A Staten Island triathlete and endurance coach ventures into the ultramarathon realm where there are seemingly no limits to human endurance. In 2013, he successfully finished the Grand Slam of Ultrarunning (picture of 2013 Grand Slam finishers above; I'm second from right), becoming only the 282nd person (since its beginnings in 1986) and only the fourth New Yorker to finish four of the oldest and most prestigious 100 mile ultramarathons in the U.S. in only 10 weeks.

Friday, September 21, 2012

Destination Trail Run - Ringwood State Forest

Tomorrow is the drive over to Ringwood State Forest. To whet your appetite, here are some beautiful photos of the trails there:
















Good stuff at Ringwood. Here is also a trail map of the forest. I will have only a couple on hand; you can print this one out if you want. The link to the map's pdf file is here. We will be parking by Shepherd Lake and running from there.


It is highly recommended to bring a bottle and some energy food, since these trails can get a bit technical. That would slow us down, so the food will come in handy.

We will be shoving off by 7AM from the Eltingville bus depot (the parking lot behind it), so please try to arrive about 10-15 minutes before that time.

See you tomorrow!!!

Wednesday, September 19, 2012

September Schedule for SIAC Extreme and Go Farther Sports

This blog aims at putting every extreme event into a short, concise schedule for people to see.


Before we get to the firm schedule, here are some developments that we are looking at:

Some people have suggested to schedule in some harder trail runs in addition to the easy paced ones we have now. I don't want to overcrowd the overall SIAC schedule, but we can maybe do one Sunday morning per month where a select group of people can run a quick 6-7 miles instead of at the easy pace. This would definitely help people in doing well in the Greenbelt Festival Trail Races in December as well as the Watchung Winter Ultras in January. In the next week, I'll schedule two Sunday trail runs where the pace will be fast.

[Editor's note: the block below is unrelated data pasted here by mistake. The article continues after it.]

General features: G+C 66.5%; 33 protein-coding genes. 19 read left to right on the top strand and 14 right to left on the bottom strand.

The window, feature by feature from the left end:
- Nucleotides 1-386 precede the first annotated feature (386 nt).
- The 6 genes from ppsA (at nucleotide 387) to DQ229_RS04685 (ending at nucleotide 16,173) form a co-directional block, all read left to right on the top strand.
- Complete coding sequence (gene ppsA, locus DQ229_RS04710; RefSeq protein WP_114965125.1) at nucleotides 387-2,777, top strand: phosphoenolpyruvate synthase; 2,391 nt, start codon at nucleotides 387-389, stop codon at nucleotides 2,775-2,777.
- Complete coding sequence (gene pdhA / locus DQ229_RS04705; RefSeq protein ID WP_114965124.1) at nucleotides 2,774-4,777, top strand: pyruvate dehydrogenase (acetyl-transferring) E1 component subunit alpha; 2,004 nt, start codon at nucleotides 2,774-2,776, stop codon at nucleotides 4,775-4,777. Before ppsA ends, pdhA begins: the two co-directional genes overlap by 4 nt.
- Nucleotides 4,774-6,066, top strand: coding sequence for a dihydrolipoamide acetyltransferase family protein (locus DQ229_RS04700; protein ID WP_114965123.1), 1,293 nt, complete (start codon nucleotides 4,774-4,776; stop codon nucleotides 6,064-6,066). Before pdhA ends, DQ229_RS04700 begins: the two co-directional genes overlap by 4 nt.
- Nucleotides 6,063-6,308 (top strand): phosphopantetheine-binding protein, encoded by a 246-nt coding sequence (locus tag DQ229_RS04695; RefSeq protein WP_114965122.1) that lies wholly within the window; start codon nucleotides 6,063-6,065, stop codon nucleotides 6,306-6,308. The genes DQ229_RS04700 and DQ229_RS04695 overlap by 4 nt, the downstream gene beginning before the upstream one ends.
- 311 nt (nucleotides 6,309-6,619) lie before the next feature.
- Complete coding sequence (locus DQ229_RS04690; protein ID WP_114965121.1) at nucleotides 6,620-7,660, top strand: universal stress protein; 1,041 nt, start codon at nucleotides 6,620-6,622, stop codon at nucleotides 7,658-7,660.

In addition to the Sunday trail runs, I can also accommodate some weekday mornings for more personal individuals and groups. Since this will take a bit out of my busy time during the week, I do request a small fee (groups will be discounted, of course). Included with the fee will be some more detailed instructions on how to run as efficiently as possible on the trails while going at a fast pace.

Another development is for triathletes who wish to get a head start on the 2013 season. Starting in December, about twice per week, I will be setting up an area for spin classes for triathletes. This is not the typical spin class you see on those machines made for spinning; the class will require you to have a portable indoor trainer to put your normal bike on (google CycleOps if you want to get an idea of what these trainers look like or how much they cost). I will have an area cleared out for the sessions.